16. A combination purposethermostatfor use with energizing terminals and a main and an auxiliary heater, comprising, .a base, a single bimetallic member adapted. to be in heat exchange relationship with both saidheaters and carried .by said base, first andsecond flexible means on said base, a first snap acting switch on including said first flexibleimeans and having first and second positions, a secondcreep acting-switch including said first and second flexible means and having first and:second positions, first circuit means for connecting said main heater to said energizing terminals through said first switch when in said first position, second circuit means for connecting said auxiliary and main heaters in series and to said energizing terminals through said second switch when insaid'first position, means for actuating both of said switches from said first to said second position by temperature responsive movements in a first direction of said bimetallic member, and means for actuating said second switch from said first to said second position at a temperature lower than the temperature at which'said first switch changes from said first to said second position and upon opposite directional movements of said bimetallic member for actuating said second switch from said second to said first position at a temperature higher than the temperature at which said first switch changes from said second to said first position.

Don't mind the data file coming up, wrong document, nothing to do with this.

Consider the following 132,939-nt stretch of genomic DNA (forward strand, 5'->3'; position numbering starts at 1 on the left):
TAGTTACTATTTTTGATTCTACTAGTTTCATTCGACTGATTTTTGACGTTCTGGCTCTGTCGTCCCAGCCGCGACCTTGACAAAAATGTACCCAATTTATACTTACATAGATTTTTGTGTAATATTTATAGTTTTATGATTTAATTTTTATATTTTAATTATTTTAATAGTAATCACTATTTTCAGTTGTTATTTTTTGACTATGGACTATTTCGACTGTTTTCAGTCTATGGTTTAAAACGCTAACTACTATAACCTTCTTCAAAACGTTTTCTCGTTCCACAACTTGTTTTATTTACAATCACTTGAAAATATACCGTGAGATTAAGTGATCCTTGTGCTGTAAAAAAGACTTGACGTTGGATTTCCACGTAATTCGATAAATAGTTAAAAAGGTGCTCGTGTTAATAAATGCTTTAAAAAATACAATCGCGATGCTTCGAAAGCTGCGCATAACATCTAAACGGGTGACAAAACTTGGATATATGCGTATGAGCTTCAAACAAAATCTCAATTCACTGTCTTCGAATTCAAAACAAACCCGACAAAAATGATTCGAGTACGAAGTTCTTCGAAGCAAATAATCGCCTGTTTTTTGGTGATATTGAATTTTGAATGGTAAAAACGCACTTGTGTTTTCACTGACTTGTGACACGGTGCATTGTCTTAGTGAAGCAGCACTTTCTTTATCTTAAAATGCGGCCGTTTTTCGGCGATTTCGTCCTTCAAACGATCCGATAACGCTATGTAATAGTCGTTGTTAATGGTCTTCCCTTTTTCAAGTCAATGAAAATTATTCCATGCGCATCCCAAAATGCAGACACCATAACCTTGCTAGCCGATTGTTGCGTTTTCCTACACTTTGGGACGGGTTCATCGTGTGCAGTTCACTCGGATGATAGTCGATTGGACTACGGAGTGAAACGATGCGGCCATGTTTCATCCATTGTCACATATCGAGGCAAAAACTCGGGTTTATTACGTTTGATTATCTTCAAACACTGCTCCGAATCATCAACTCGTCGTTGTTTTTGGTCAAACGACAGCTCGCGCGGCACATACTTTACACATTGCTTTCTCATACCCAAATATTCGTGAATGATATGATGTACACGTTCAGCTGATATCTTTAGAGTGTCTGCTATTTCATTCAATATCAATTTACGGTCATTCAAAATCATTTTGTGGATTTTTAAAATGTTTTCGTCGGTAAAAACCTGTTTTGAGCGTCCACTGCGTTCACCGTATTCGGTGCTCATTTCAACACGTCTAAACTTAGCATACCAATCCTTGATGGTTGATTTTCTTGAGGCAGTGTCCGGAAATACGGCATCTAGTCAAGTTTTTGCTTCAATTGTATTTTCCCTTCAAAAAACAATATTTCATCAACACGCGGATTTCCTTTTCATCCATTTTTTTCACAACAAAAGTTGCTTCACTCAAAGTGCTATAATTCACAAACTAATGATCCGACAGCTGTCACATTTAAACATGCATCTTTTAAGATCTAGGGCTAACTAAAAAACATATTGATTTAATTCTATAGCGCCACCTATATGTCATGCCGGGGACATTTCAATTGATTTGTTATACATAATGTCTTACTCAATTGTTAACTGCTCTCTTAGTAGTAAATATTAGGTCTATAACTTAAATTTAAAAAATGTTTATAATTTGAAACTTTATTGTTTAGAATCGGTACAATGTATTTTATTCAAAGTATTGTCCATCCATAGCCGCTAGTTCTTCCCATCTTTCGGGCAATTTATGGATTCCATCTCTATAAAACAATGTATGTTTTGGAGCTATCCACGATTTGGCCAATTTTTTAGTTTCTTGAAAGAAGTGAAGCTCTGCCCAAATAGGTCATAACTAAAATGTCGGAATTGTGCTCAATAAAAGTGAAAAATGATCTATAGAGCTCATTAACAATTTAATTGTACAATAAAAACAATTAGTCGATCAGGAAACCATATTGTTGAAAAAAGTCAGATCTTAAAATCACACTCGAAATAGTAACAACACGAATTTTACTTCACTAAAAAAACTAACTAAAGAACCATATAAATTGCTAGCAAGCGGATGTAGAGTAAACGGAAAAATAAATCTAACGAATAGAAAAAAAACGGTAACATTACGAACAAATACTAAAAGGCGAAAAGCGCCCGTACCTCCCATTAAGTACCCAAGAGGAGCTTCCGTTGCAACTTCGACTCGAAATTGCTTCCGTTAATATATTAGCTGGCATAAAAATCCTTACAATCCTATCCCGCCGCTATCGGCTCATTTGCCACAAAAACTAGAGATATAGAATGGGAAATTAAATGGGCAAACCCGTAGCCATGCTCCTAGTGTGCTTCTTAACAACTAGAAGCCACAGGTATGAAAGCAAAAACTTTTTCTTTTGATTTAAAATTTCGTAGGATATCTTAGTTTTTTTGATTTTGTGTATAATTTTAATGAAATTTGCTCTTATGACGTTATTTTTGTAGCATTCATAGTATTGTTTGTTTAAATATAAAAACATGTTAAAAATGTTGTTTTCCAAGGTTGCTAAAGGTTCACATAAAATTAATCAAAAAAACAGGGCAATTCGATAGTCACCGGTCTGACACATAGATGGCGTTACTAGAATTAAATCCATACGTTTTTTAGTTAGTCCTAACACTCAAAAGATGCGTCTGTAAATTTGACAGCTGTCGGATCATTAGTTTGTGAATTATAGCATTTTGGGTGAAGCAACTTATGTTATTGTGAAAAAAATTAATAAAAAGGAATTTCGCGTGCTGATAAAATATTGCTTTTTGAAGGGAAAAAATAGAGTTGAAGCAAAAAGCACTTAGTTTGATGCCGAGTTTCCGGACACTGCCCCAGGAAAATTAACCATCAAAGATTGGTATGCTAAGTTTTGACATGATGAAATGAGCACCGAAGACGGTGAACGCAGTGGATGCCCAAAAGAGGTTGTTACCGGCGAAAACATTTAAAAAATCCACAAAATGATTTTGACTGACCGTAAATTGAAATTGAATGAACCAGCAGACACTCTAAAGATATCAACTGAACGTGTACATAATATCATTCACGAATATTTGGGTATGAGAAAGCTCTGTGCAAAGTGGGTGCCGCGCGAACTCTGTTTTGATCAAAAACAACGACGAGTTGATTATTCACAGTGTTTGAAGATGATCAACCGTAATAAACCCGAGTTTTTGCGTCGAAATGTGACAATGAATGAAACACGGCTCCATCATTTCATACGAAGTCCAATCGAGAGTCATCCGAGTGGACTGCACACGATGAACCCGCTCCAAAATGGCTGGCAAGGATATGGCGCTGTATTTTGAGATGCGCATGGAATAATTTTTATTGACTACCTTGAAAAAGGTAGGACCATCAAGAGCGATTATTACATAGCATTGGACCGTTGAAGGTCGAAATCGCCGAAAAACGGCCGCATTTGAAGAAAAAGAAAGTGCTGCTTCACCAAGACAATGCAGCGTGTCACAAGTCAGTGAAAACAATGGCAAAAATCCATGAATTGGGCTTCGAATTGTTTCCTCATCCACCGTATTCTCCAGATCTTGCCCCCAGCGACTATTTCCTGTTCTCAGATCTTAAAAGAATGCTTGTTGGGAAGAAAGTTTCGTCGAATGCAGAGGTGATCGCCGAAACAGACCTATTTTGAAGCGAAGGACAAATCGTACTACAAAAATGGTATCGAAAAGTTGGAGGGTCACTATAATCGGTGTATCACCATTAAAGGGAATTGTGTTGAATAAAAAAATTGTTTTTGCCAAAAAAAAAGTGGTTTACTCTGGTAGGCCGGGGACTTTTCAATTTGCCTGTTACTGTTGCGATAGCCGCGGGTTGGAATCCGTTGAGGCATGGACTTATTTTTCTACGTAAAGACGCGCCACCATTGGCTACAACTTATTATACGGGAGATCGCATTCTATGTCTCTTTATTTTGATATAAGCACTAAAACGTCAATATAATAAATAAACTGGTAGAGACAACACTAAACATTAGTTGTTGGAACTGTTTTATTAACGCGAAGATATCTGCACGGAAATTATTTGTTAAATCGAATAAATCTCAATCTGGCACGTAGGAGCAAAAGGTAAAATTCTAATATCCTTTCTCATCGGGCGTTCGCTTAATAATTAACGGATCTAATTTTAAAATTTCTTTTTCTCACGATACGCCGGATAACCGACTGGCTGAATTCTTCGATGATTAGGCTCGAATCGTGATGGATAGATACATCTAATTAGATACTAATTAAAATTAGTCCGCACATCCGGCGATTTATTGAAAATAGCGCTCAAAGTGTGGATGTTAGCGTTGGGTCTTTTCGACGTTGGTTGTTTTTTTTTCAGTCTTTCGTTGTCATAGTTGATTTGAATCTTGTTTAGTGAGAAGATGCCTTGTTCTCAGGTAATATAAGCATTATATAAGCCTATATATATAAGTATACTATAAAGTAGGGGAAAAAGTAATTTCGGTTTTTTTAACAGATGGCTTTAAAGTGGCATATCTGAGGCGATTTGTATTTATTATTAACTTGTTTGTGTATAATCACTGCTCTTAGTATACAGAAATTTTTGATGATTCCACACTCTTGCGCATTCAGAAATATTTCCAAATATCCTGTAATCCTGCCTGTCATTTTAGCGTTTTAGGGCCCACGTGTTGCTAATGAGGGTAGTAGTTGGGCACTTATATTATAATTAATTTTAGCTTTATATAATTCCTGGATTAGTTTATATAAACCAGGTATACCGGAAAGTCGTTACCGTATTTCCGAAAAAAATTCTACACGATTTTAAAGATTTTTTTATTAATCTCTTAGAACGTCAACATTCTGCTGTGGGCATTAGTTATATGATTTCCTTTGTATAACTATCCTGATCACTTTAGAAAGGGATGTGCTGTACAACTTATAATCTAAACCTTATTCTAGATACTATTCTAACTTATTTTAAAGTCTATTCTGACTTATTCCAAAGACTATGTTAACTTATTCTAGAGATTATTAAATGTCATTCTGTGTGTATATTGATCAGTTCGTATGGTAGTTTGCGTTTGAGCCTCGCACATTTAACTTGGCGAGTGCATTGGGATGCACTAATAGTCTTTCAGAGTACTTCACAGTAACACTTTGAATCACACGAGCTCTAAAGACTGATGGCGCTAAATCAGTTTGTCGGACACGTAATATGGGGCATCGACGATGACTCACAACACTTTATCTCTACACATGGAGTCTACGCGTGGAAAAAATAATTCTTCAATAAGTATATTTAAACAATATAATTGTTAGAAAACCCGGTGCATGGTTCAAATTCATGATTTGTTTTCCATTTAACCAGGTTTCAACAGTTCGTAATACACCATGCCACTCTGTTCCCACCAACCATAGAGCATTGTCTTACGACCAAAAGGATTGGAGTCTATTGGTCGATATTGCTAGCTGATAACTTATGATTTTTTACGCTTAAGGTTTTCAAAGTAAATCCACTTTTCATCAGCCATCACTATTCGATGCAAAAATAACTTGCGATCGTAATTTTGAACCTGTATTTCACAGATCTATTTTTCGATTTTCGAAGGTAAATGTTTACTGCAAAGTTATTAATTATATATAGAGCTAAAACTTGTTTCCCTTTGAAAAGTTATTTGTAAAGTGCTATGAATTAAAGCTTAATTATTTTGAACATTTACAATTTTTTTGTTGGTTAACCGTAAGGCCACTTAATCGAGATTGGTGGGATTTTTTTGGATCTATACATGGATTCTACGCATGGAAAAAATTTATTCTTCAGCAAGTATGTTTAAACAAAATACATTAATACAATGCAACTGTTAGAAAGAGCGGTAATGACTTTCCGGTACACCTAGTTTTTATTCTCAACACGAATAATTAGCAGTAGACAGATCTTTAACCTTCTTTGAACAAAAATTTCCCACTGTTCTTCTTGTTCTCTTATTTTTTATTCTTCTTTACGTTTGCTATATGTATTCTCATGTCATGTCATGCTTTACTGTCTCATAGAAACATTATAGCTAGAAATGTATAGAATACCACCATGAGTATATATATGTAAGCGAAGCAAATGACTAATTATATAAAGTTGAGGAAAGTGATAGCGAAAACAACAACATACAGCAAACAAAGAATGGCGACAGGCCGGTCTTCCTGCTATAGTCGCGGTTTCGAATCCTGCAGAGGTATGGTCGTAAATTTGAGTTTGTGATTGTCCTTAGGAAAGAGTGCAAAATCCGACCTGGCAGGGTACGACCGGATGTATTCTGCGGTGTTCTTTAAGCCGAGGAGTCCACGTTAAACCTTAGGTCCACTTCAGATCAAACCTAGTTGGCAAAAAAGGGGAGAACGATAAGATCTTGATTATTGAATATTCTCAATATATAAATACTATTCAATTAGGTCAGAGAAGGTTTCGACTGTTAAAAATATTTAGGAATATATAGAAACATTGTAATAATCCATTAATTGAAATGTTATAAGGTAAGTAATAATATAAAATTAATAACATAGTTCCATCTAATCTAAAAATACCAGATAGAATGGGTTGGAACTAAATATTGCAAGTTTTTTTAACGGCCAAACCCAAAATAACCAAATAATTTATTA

References Cited in the file of this patent UNITED STAT ESPATENTS 2,281,319 Nowell Apr. 28, 1942 2,414,799 Campbell Jan. 28, 1947 2,504,728 Purpura Apr. 18, 1950 2,527,779 Weiland Oct. 31, 1950 2,667,565 Wallower Jan. 26, 1954

US232026A 1951-06-16 1951-06-16 Combination purpose thermostat Expired - Lifetime US2753437A (en)

Priority Applications (1)

Application Number Priority Date Filing Date Title
US232026A US2753437A (en) 1951-06-16 1951-06-16 Combination purpose thermostat

Applications Claiming Priority (1)

Application Number Priority Date Filing Date Title
US232026A US2753437A (en) 1951-06-16 1951-06-16 Combination purpose thermostat

Publications (1)

Publication Number Publication Date
US2753437A true US2753437A (en) 1956-07-03

Family

ID=22871583

Family Applications (1)

Application Number Title Priority Date Filing Date